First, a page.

Tracking inventory lets a business owner know how much stock he has on hand, how much he needs to order and, most importantly, how much of that product is being sold. When compared with sales figures, inventory can also provide information about loss, and provide clues as to where that loss is occurring. Track beer inventory through the use of spreadsheet software.

Step 1.

Set up the inventory-tracking software. Click on the "Start" link on the computer and open the spreadsheet program. Click on "New" and choose "Inventories" from the column on the left-hand side. Click on the template for "Inventory/Cost Analysis" to open a new spreadsheet.

Step 2.

Count, by hand, each item you have on hand and notate it. Break down beer inventory by volume. For example, a case of beer has twenty-four 12-ounce bottles. Notate that as 288 -- the total ounces in a case. A regular keg is 15-1/2 gallons, so that equals 1984 ounces. A pony keg -- which is a half-size keg -- has 7-3/4 gallons or 992 ounces.

Step 3.

Enter the inventory data as directed by the spreadsheet. Across the horizontal top line, enter the name of each brand of beer that you stock.

Step 4.

List the inventory-analysis information in the vertical column. The information should include the number of units in inventory at the beginning of the period, the units available for sale, the units sold, and the number of units at the end of the period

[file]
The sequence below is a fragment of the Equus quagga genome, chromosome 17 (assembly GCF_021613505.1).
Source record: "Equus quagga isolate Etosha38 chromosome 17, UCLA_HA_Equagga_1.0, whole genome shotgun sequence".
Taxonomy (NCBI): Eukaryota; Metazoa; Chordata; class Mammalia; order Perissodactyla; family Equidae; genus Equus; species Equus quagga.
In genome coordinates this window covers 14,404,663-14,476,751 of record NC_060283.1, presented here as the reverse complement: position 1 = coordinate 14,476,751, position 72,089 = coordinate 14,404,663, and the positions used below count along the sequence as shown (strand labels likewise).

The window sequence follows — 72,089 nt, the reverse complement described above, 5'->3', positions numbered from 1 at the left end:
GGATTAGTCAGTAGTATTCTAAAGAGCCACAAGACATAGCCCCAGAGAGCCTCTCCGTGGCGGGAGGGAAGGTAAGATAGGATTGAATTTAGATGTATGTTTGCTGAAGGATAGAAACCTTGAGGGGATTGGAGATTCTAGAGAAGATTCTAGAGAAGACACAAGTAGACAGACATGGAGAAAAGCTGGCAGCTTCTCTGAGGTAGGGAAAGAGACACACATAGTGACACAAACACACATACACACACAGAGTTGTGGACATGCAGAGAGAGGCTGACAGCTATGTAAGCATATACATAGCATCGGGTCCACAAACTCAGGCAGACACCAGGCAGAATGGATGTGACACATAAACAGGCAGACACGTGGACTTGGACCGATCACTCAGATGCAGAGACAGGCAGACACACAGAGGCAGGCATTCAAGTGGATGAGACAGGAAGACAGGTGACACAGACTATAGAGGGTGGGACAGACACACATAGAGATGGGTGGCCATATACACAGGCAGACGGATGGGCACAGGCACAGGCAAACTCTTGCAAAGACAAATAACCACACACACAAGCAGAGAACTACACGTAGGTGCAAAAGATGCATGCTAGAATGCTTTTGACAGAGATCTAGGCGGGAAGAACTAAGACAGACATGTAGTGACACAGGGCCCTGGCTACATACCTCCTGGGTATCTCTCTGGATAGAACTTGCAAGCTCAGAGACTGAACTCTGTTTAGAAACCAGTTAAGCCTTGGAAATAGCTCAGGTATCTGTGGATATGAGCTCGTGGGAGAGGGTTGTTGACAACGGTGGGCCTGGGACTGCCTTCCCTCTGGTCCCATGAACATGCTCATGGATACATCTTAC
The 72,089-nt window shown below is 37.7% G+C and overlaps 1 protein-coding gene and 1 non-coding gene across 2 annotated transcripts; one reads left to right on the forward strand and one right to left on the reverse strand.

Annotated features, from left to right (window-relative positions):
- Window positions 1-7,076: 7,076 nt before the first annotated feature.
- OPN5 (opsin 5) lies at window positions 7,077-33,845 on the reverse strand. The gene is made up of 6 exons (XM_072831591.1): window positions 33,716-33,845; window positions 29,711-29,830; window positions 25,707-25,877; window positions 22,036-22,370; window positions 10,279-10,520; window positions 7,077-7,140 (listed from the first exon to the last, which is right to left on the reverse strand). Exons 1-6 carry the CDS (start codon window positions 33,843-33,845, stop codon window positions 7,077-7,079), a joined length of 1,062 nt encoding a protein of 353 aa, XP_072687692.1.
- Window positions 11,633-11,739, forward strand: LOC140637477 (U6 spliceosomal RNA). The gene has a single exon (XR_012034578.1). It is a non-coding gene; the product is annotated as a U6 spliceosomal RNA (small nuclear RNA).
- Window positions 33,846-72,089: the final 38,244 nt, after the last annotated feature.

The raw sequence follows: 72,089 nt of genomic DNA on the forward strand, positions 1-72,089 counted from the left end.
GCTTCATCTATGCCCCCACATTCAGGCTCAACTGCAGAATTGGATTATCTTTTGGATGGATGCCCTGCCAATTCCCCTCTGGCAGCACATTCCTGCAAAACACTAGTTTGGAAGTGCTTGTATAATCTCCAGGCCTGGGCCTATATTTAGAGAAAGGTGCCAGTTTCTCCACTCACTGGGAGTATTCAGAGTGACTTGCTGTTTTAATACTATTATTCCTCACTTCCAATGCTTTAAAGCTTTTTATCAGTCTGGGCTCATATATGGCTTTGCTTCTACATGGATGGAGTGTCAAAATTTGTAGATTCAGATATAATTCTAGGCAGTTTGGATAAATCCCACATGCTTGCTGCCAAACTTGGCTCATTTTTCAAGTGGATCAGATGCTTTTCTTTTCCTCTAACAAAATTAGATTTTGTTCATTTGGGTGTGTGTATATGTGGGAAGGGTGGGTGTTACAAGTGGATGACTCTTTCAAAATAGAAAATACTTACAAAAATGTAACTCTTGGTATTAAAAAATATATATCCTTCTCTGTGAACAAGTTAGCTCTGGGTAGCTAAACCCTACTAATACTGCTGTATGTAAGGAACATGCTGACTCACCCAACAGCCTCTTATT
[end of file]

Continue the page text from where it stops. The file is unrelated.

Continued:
Step 5.

Enter the value of the inventory for the cost-of-goods-sold analysis below the inventory-analysis section. This information should include the beginning inventory, additional purchases, the cost of goods available for sale. Subtract from these the ending inventory, which will give you the total cost of goods sold.

Step 6.

Add the inventory-costing-value information below the cost-analysis section. Categories should include the cost per unit at the beginning of the period and the cost per unit at end of the period, which will give you the variance. This will also total the weighted-average cost for you, which is the total cost of goods available for sale weighted against the total units for sale. Ignore the ending inventory breakdown section at the bottom, as that is for production inventory.


Conduct inventory checks weekly, bi-weekly or monthly, depending on the size of your operation. This will verify that your inventory numbers are correct and will keep track of any losses through breakage or theft.